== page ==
“Mike Bloomberg has not been on the ballot yet,” said Bloomberg campaign manager Kevin Sheekey. “Our campaign is focused on organizing Democrats and building infrastructure in states all around the country.”
His campaign announced Saturday that he will buy three minutes of commercial airtime nationally at 8:30 p.m. Sunday night to present his vision for managing the current coronavirus outbreak, which claimed its first American life this past week in Washington state.
After Saturday’s outcome became clear, President Donald Trump tweeted, “Sleepy Joe Biden’s victory in the South Carolina Democratic primary should be the end of Mini Mike Bloomberg’s Joke of a campaign.”
Biden’s support among black voters, who made up most of the electorate in South Carolina, appeared ready to lift a campaign that has struggled to find its footing for more than a year. Biden, a national polling leader in 2019, finished in fourth place in Iowa, fifth place in New Hampshire and second place in Nevada.
African American voters are a crucial pillar of the Democratic coalition, and Biden, along with other Sanders critics, have argued that it will be hard for the Democratic nominee to defeat Trump if he does not have enthusiastic support from the black community. Sanders has replied that he alone among the Democratic contenders has shown the ability to electrify voters and draw big crowds from a broad portion of the electorate.
Before polls closed, Clyburn, who has promised to campaign for Biden in North Carolina next, voiced strong criticism of the operation he was joining.
“If we are successful tonight in this campaign, if he has a relaunch,” he told CNN, “I think we will have to sit down and get serious about how we retool this campaign, how we retool the fundraising, how we do the [Get Out The Vote]. And at that point in time, many of us around the country will be able to join with him and help him get it right.”
Steyer had invested heavily in South Carolina, spending $23.6 million on advertising out of the $36 million spent by all of the candidates, according to the tracking firm Advertising Analytics. But the results showed he did not get a big return on his money.
Former South Bend, Indiana, mayor Pete Buttigieg, who came in first in Iowa and second in New Hampshire, left South Carolina long before voting results came in, a tacit admission of his campaign’s low expectations in the state.
His inability to build trust among black voters, despite his early momentum, proved damaging in the state, where he regularly appeared at events designed to appeal to black voters but failed to draw many attendees.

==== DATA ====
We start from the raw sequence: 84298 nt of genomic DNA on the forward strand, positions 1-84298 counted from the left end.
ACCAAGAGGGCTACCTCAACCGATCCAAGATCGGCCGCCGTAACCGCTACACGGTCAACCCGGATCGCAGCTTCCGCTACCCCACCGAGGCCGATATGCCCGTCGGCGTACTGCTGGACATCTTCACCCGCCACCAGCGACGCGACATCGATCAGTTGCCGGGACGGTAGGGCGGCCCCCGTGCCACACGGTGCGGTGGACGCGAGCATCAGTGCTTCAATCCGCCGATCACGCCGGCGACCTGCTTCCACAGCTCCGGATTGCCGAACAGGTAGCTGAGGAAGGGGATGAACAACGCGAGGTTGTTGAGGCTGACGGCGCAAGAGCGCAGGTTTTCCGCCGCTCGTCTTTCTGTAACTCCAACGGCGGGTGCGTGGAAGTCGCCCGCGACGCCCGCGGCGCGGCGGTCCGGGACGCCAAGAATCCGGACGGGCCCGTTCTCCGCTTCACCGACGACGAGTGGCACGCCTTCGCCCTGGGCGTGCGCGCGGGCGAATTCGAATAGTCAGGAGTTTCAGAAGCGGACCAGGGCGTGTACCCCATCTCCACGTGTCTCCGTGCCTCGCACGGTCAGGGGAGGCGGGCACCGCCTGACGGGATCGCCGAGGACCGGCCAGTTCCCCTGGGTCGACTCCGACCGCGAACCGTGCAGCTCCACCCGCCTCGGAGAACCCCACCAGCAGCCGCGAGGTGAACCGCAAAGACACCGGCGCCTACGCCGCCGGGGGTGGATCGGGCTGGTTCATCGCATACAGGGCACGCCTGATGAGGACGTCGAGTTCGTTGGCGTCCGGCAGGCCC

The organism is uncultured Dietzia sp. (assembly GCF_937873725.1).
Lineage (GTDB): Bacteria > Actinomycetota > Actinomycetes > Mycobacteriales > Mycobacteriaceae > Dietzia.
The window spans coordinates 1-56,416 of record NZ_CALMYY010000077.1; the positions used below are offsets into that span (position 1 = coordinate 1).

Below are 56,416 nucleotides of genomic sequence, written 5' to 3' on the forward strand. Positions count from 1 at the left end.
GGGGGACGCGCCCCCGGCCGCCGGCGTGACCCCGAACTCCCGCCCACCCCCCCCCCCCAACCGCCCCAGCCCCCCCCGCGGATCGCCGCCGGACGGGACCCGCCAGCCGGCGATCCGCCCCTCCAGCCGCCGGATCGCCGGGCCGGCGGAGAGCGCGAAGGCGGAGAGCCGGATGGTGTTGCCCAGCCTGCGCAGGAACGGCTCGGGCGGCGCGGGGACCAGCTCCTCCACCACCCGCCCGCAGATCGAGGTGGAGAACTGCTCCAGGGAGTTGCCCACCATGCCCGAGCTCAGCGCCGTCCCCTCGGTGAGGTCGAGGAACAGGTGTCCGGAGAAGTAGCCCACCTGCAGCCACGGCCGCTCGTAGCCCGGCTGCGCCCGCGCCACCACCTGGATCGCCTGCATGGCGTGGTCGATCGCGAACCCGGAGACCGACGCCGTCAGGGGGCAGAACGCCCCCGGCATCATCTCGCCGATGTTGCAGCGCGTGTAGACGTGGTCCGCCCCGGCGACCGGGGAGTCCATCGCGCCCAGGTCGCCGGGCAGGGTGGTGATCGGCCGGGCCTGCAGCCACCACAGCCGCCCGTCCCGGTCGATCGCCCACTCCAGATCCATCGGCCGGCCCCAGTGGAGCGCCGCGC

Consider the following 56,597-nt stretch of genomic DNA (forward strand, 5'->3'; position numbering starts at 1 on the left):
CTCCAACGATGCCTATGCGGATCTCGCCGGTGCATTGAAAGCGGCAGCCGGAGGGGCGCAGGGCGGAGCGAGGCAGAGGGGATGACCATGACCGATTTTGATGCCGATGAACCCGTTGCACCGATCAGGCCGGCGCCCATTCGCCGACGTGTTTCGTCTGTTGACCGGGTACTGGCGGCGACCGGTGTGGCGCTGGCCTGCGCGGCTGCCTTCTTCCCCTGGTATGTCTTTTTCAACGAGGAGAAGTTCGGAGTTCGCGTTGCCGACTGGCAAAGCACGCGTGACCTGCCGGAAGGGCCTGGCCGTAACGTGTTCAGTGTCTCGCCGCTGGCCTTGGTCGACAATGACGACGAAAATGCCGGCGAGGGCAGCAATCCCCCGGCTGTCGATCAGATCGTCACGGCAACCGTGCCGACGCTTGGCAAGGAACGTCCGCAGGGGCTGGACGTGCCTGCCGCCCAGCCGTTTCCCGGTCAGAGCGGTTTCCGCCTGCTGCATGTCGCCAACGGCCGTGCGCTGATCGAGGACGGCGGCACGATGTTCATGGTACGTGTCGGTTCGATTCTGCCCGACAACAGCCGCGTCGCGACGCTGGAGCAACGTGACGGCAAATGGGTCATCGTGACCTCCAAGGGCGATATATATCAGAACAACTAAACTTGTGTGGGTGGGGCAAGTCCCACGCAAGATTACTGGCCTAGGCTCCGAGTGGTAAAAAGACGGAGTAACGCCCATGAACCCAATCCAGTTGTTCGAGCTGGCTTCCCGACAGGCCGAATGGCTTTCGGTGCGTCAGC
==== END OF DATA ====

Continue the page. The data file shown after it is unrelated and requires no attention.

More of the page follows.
His campaign staff has shifted to a more target-specific strategy for Super Tuesday, advertising heavily in specific parts of the country, like the Sanders stronghold of Vermont and Norfolk, Virginia, to boost his delegate haul. The campaign, advisers say, is focused on getting to the 15 percent margin threshold required by party rules to win delegates in as many places as possible.
“I think there is going to be after Super Tuesday a real focus on narrowing the field,” Michael Halle, a strategist for the Buttigieg campaign, said in a call with reporters Saturday. “The candidate or candidates who are closest to the margin are going to be able to stay in.”
Sen. Elizabeth Warren, D-Mass., once seen as among the strongest candidates, had another disappointing showing, after finishing third in Iowa, fourth in New Hampshire and fourth in Nevada. But her campaign has been encouraged by a recent increase in fundraising following two solid debate performances, and she has been helped by an outside group spending millions of dollars in states that vote Tuesday to help her campaign.
Warren also won the endorsement Saturday of Randi Weingarten, president of the American Federation of Teachers. Weingarten was acting in her personal capacity – her union decided to support Biden and Sanders as well as Warren – but as a major figure in the labor and education worlds, her backing could carry weight.
The other player in the race is Sen. Amy Klobuchar, whose home state of Minnesota will vote Tuesday. She also has an aggressive travel schedule over the coming days and has been competing on television in several states, both from her campaign and a supportive outside group.
The South Carolina primary provided sharply different guidance for the party than the previous three contests. But the bigger role of black voters, along with broader concerns about Sanders’s effect on Democratic prospects in a general election, up and down the ballot, appeared to have given Biden a second chance.
“Look, I’m very optimistic about today, and I’m very optimistic about the process,” Biden told reporters at a polling place in Greenville earlier in the day.
He said his campaign had been bringing in “about a million dollars a day over the last week or so, and if we win solidly here I think it’s going to raise a lot of money as well.”
“The bigger the win, the bigger the bump,” he said.
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The Washington Post’s Chelsea Janes in Raleigh, North Carolina, contributed to this report.